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Replacing DeVos: Contenders Surface for Biden’s Education Secretary Pick

By Andrew Ujifusa — November 09, 2020 4 min read

UPDATED

President-elect Joe Biden’s victory means big changes for education policy and politics, including a new leader for the U.S. Department of Education. So who could be in the running to take the reins after four years of controversy under Education Secretary Betsy DeVos?

One name that’s apparently off the table: Linda Darling-Hammond. She leads the California board of education and the Learning Policy Institute and has often mentioned as a possible Democratic education secretary. She has ruled out taking the job, the California education news outlet EdSource reported Sunday. However, EdSource did report that she’s leading Biden’s education transition team; she was head of Obama’s transition team for education in 2008.

We highlighted some possible education secretaries under a Democratic president early this year based on conversations with several sources. Their names have come up again in recent days. Let’s run through those and other people who might be in the mix:

  • A lot of speculation has focused on Biden nominating American Federation of Teachers President Randi Weingarten or former National Education Association President Lily Eskelsen García. The unions endorsed Biden, and they don’t want a repeat of the tensions that characterized their relationship with the Obama administration. Could Biden reward the unions for their support in a very direct way?

    Late last week, as the election swung in Biden’s favor, Weingarten did not definitively rule herself in or out. She told us that she was honored to be mentioned but was focused on her work leading the AFT. (Current NEA President Becky Pringle did rule herself out.) However, if the GOP keeps its control of the Senate in the next Congress, it might be difficult for Weingarten and García to get enough votes in the Senate. Something else to keep in mind: Jill Biden is a member of the NEA.

  • Even if it’s not someone from the AFT or NEA, they undoubtedly will influence Biden’s pick. That could lead to Biden selecting a major school district superintendent who gets union backing. Such names could include Brenda Cassellius of Boston and Denise Juneau of Seattle; both are former state education chiefs. Juneau also ran unsuccessfully as a Democrat for a 2016 U.S. House seat in Montana. Other superintendents to look out for, based on a list floated by Democrats for Education Reform, include William Hite of Philadelphia and Sonja Santelises of Baltimore. However, DFER and the unions have clashed in the past on key issues like charter schools; Biden’s campaign platform sided with the unions in supporting significant new limits on charter schools.

    If Biden picks a district leader, it’ll be interesting to see if that leader’s response to the pandemic becomes an issue during the confirmation process.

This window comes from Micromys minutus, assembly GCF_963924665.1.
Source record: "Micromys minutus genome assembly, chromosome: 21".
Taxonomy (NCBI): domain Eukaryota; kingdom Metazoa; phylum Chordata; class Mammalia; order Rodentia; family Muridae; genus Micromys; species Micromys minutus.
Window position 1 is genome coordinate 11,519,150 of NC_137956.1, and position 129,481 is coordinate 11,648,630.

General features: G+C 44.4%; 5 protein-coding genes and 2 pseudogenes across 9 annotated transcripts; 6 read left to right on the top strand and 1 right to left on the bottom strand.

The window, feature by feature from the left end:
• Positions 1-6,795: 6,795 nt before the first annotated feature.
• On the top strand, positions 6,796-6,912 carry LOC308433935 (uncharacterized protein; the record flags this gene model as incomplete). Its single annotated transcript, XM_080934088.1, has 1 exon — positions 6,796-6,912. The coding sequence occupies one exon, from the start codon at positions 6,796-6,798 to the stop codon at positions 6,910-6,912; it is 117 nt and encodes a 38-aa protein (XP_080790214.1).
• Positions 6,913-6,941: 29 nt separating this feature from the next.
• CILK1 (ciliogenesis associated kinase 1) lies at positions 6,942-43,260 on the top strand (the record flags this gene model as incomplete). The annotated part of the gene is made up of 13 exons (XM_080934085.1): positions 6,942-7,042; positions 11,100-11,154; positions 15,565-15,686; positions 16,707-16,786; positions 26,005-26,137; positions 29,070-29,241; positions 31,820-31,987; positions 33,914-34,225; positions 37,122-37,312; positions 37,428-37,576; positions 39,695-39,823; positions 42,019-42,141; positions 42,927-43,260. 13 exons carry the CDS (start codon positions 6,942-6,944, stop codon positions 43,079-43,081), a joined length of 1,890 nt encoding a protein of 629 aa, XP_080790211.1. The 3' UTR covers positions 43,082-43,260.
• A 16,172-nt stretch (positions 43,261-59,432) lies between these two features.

• Don’t discount Biden picking someone from higher education. For example, back in 2016, University of Maryland, Baltimore County President Freeman Hrabowski was mentioned as a possible secretary in a Hillary Clinton administration. Last month, Hrabowski wrote about higher education’s role in reversing structural racism, which is set to be a key education issue for the next administration. Biden has pledged to pick a public school educator to be education secretary, but last month his campaign didn’t specify whether that mean someone with a K-12 or higher education background.
  • Obama picked former New York state schools chief John B. King Jr. to be his second education secretary. And former President Bill Clinton picked South Carolina Gov. Richard Riley to lead the Education Department. Someone with a background in state leadership could match what Biden wants.
  • As we noted last February, no one has transitioned directly from Congress to leading the Education Department. But one name in the mix could be Rep. Jahana Hayes, D-Conn., the 2016 National Teacher of the Year. Hayes was elected to Congress in 2018, is a member of the House education committee, and made waves last year when she confronted U.S. Secretary of Education Betsy DeVos about arming teachers. Sen. Michael Bennet, D-Colo., the former Denver schools superintendent, has also been mentioned, but Bennet said earlier this month he wouldn’t serve as Biden’s education secretary.

One other point: Keep an eye on which Obama Education Department alums might return to the agency. Although former top officials—think assistant secretaries—might not rush to return to their former posts, it’s not out of the realm of possibility: Kenneth L. Marcus served as assistant secretary for civil rights at the department under Trump, and was delegated the responsibilities of that job under President George W. Bush. (That civil rights position in particular could be very important in a Biden Education Department.)

In general, people a few rungs below those leadership positions during the Obama era might eye a return to more senior jobs in a Biden administration.

Photo: Former National Education Association President Lily Eskelsen García, left, and American Federation of Teachers President Randi Weingarten in 2016 in Philadelphia. (Andrew Ujifusa/Education Week)